These are caused by the premature discharge of a ventricular ectopic focus which produces an early and broad QRS complex.
Extrasystoles are usually normal, being common in middle age. The patient may feel an occasional missed beat.
Patients with no ischaemic heart disease or cardiomyopathy have an excellent prognosis.
Ventricular extrasystoles after myocardial infarction are associated with increased mortality.
They may be the presenting feature of viral myocarditis.
Ventricular ectopics are common and usually of no clinical significance (1):
- often arise from specific sites such as the right ventricular outflow tract
and can affect people of all ages
- may be completely asymptomatic and discovered incidentally on a routine ECG or they are experienced as 'missed beats'
- in structurally normal hearts, they are not dangerous and can be difficult to suppress with medication which is thus best avoided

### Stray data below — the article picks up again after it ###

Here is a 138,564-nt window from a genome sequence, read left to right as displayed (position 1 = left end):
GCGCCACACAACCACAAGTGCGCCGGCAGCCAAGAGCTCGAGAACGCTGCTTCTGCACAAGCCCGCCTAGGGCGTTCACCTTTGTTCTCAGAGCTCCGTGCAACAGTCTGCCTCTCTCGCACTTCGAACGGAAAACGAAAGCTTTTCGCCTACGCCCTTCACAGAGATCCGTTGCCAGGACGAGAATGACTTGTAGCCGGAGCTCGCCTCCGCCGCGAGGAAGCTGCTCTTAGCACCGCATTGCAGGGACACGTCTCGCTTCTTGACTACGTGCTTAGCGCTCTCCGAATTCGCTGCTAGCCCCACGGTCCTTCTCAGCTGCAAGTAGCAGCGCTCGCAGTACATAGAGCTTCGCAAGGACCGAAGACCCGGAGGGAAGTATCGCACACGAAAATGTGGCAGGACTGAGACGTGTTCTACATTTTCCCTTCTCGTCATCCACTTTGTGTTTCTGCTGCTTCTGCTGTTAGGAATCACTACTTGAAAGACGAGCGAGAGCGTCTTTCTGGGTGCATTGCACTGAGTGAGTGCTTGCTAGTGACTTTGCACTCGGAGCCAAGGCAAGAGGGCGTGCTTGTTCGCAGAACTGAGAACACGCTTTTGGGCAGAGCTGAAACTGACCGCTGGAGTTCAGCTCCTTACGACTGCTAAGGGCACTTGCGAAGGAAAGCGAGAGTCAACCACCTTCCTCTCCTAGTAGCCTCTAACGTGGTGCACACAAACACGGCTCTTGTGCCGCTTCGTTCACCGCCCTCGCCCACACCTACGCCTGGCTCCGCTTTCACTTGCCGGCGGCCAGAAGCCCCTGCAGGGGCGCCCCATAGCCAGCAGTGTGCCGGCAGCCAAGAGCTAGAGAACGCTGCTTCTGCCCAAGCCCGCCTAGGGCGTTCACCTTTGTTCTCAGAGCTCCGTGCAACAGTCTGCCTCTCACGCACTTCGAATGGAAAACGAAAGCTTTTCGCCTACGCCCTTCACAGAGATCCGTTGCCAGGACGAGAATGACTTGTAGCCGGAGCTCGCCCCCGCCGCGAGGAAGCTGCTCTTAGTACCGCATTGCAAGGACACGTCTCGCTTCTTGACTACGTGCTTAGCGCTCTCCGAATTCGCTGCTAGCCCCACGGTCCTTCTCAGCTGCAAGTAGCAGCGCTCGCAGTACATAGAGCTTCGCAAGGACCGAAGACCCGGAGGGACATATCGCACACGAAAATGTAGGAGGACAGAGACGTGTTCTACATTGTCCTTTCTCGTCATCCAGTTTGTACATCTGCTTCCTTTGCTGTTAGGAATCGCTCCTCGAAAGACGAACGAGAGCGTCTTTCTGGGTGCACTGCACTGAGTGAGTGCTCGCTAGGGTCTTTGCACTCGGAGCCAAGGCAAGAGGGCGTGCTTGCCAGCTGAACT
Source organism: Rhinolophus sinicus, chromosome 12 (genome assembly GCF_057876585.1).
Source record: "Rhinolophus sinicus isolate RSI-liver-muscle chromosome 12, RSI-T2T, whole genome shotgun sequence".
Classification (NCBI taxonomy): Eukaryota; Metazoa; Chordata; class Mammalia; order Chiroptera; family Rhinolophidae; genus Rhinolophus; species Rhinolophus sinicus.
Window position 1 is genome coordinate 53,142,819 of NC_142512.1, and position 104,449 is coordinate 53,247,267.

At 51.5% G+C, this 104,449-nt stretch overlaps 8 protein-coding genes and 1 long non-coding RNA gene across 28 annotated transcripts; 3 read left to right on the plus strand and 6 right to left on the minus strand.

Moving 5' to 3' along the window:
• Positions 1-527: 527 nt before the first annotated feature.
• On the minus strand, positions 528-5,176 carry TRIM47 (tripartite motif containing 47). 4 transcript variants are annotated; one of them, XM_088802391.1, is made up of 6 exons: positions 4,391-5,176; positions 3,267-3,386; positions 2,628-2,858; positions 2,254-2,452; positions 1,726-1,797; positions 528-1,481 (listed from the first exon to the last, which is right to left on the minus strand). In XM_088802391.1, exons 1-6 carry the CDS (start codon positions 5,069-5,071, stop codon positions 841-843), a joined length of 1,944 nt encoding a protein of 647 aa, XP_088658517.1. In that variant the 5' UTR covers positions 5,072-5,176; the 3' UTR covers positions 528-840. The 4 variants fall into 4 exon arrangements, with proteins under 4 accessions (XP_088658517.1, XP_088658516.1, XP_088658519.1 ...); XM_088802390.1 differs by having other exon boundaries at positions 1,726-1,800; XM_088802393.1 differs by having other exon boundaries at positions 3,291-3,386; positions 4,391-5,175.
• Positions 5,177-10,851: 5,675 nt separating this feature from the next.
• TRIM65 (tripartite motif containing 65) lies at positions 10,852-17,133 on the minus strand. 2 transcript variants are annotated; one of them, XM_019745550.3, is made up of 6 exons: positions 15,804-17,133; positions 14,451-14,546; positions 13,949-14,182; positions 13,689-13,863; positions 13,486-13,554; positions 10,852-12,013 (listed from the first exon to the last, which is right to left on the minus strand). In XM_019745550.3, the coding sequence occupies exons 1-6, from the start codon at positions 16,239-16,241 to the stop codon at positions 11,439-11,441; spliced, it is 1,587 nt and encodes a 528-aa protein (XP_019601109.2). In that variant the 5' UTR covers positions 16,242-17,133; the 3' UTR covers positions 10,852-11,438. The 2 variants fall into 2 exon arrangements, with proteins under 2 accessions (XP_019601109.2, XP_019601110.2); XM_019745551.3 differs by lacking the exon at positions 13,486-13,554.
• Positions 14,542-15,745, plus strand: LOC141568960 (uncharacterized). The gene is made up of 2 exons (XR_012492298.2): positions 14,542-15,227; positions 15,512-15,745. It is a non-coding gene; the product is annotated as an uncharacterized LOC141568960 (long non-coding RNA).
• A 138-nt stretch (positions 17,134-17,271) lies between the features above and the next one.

- in the presence of significant structural heart disease, frequent ectopy marks an increased risk of sudden cardiac death and specialist advice should be sought (1)
- rarely they have the potential to induce ventricular fibrillation particularly
if they coincide with the T wave of a preceding beat - this is described
as the 'R on T phenomenon'
- ventricular bigeminy
- this occurs when a ventricular premature beat follows each normal beat
- ventricular trigeminy
- occurs when there is a ventricular premature beat following two normal beats
- BHF Factfile (March 2005). Ventricular Arrhythmias.